Location: Sugarcane ResearchTitle: Genetic diversity assessment of Saccharum species and elite cultivars from China using SSR markers) Author
Submitted to: Guihaia
Publication Type: Peer Reviewed Journal
Publication Acceptance Date: 8/30/2010
Publication Date: 9/30/2010
Citation: Liang, J., Pan, Y.-B., Li, Y.-R., Fang, F.-X., Wu, K.-C., You, J.-H. 2010. Genetic diversity assessment of Saccharum species and elite cultivars from China using SSR markers. Guihaia. 30(5):594-600. Interpretive Summary: Almost all sugarcane cultivars grown in the world today can be traced back to only a few common ancestral “POJ” (Java) and “CO” (India) series- varieties. Because of limited genetic base, the rate of genetic gains through sugarcane breeding has been slow and sugarcane breeders become more and more interested in studying the extent of genetic diversity of parental resources and tapping into the wild relatives to explore additional good traits. In this study, the genetic diversity among 52 commonly used parental clones of different geographical origins was evaluated using simple sequence repeat (SSR) DNA markers and capillary electrophoresis technique. All together, 327 DNA fingerprints were amplified from 21 pairs of SSR primers, of which 141 DNA fingerprints showed variability among the 52 parental clones. These DNA fingerprints were used for the construction of a fingerprinting database and the assessment of the extent of genetic diversity using DNAMAN software. There were only four distinguishable groups with genetic similarity values from 55 to 87%, indicating a need to explore a wider range of sugarcane germplasm including wild Saccharum species in modern sugarcane breeding to obtain good varieties with resistance/tolerance to biotic and abiotic stresses.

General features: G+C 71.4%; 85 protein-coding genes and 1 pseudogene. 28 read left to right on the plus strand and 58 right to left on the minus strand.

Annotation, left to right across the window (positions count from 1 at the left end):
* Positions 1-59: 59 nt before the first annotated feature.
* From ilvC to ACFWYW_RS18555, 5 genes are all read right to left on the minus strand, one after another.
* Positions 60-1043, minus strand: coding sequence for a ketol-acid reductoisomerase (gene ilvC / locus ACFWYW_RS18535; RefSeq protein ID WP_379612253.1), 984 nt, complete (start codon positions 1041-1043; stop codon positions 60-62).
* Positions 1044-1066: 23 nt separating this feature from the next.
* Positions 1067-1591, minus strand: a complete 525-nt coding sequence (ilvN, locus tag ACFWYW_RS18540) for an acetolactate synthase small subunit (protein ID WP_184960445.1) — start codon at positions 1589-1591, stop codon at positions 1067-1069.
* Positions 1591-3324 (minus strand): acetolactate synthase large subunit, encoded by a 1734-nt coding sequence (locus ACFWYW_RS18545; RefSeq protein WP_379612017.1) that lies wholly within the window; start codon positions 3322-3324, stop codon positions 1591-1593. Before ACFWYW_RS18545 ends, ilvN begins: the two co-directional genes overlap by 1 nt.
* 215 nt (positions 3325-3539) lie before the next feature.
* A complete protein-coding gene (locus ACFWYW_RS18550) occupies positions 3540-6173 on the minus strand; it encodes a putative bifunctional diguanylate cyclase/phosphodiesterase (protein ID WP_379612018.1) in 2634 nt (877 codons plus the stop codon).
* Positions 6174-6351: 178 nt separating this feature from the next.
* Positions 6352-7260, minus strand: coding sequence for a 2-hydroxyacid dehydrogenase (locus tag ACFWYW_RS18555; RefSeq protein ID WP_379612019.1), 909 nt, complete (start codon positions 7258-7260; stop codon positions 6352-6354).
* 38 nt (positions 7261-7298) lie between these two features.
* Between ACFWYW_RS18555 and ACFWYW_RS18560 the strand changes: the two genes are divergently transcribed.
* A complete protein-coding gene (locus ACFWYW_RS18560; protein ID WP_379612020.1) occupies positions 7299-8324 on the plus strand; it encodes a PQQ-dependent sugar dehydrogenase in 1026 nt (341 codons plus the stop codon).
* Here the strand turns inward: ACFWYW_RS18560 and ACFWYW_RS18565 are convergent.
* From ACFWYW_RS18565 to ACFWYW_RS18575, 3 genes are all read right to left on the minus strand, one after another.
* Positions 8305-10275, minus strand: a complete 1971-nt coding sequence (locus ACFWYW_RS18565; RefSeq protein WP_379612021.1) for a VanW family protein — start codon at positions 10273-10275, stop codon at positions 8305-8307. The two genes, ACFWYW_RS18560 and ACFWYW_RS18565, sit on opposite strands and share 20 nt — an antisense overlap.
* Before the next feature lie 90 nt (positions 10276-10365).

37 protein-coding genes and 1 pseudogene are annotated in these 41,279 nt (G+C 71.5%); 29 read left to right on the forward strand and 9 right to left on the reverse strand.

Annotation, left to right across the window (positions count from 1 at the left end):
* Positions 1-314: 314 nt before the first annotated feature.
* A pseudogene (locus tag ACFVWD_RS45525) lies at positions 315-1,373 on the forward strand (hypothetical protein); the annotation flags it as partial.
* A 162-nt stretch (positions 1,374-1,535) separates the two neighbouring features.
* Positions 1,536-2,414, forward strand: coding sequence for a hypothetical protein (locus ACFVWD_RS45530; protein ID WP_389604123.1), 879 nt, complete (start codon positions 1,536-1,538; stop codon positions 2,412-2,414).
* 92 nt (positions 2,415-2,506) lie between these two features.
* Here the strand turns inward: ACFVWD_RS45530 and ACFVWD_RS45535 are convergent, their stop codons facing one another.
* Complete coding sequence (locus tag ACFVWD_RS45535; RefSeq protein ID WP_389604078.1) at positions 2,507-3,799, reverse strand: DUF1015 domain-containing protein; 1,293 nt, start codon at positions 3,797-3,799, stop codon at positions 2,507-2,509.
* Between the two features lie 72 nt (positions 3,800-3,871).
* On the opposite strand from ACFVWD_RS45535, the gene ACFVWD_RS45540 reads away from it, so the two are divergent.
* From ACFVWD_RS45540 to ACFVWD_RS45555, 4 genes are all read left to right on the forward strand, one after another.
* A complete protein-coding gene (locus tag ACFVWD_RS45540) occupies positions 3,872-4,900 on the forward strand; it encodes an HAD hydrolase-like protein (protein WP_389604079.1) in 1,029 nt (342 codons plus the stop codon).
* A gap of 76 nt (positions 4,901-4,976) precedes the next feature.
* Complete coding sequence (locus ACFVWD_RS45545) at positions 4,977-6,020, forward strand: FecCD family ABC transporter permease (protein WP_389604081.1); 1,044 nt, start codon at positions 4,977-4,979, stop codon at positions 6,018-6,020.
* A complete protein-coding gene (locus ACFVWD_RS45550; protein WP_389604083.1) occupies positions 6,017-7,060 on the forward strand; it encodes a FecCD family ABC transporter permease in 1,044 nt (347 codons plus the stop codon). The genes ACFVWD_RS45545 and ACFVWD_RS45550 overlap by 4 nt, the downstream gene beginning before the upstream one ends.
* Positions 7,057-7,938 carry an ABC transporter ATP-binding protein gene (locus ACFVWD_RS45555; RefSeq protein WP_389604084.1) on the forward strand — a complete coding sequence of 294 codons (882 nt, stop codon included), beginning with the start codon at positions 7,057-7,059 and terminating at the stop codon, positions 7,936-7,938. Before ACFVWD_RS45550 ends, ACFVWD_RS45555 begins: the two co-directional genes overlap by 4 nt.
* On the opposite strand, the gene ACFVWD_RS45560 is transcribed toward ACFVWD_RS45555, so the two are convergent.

Technical Abstract: Genetic diversity amongst 52 sugarcane clones including Saccharum species and cultivars (used for breeding and commercial production since the beginning of 20th century) has been assessed using 21 Simple Sequence Repeat (SSR) markers and capillary electrophoresis (CE) technique. Use of 21 SSR primers resulted in amplification of 327 distinguishable SSR DNA markers with an average of 15.6 bands per primer. A total of 141 distinctive SSR alleles were scored, which have been used for construction of fingerprinting database and assessment of the genetic diversity using DNAMAN analyzing software and UPGMA algorithm methods. The highest genetic homology was 87%, observed between ROC 16 and TY 1, the lowest genetic homology was 55%. The UPGMA algorithm with SSR markers showed four distinguishable clusters of genetically similar species and varietal clones. The results indicated that using SSR markers in combination with CE is an efficient tool for fingerprinting database construction and assessment of genetic diversity. Occurrence of most cultivated clones in just 4 clusters indicated the exploitation of similar genetic database for the breeding purposes. The breeding programs should be tailored to exploit the wide range of germplasm using Saccharum species to get good varieties especially for disease or insect-pest resistance.